my meaning was that Mr. Eenwick would not be
likely to recommend wooden columns in fireÂ¬
proof buildings, although, of course, cast iron
for that purpose is objectionable.
The question of the relative merits of iron
and other materials for building purposes in
general was not broached.
Yours respectfully, J. Jabdese,
of D. &"J. Jardine, Architects.
The foUowing is the
BUJi TO ESTABIASH A BXIBEATJ OF ABCHITECTTJBE.
Be it enacted hy the Senate and Housp- of RepreÂ¬
sentatives of the United States of America, in
Section 1. That, for the purpose of securing
artistic merit as weU as intrinsic value in the
public edifices to be erected by the Government
of the United States, a Bureau of Architecture
in the Treasury Department be, and the same is
hereby created by authority of law, for the purÂ¬
pose of providing for the discharge of all the
duties appertaining to the general supervision,
inspection, decoratioh and repairs of all the
buUdings and grounds of the Government of the
United States, exclusive of military and naval
structures, such as fortifications, docks, arsenals,
navy yards and lighthouses.
Sec. 2. That this Bureau shall be under the
charge and direction of one chief, to be named
and styled the "Government Ai-chitect,'' who
shaU be appointed by the President of the
United States from among the Fellows or AsÂ¬
sociates of the American fiistitute of Architects,
by and with the advice and consent of the SenÂ¬
ate, and with special consideration and regard
to his professional capabUities and accomplishÂ¬
ments. The Government Architect shall receive
a salary of------dollars per annum, and he shaU
be allowed an assistant architect of his own apÂ¬
pointing, whose salary shall be------dollars per
annum; and the Government Architect and his
assistant shaU be allowed, in addition to their
salaries, their actual traveling expenses when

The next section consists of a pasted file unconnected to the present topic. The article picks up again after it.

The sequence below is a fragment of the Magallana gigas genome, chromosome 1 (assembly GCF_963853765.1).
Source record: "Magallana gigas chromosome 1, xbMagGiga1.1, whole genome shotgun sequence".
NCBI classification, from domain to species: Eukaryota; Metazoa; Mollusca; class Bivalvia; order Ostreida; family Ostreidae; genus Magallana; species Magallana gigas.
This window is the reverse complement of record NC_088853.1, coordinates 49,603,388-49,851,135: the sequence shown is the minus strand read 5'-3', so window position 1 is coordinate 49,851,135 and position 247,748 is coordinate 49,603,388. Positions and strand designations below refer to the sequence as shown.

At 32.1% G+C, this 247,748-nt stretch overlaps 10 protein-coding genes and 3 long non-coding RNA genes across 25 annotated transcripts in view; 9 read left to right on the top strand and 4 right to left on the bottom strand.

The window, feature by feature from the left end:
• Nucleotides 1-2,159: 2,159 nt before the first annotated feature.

traveling on duty. It shaU not be lawful for
the Government Architect or his assistant to enÂ¬
gage in private practice.
Sec. 3. That the Government Architect shall
be and he is hereby authorized and directed to
appoint and employ in the said Bureau one chief
clerk, with a salary of------doUars per annum,
and a further clerical force not exceeding------;
also------messengers and watchmen, and their
salaries shaU correspond with those of clerks
and employes of equal grade in other Bureaus.
Sec. 4. That, in addition to the clerical
force, provided for in the foregoing section, the
Government Architect shaU be authorized to
employ the services of technical assistants and
experts, whenever required for the public inÂ¬
terest, wto shall each be paid at the rate of not
exceedfrig------doUars per diem. The GovernÂ¬
ment Architect shaU render to the Secretary of
the Treasury, immediately preceding each sesÂ¬
sion of Congress, an annual report, the said
report to embrace estimates of the amounts reÂ¬
quired for the expenses of his Bureau, during
the year next ensuing.
Sec. 5. That the Government Architect shall
institute and cause competitions to take place for
the design of aU and any architectural work under
his jiirisdietion, except in case of alterations and
repairs of public buUdings, and he shaU estabÂ¬
lish uniform and equitable rules for a regular sysÂ¬
tem of such competitions, of which the principal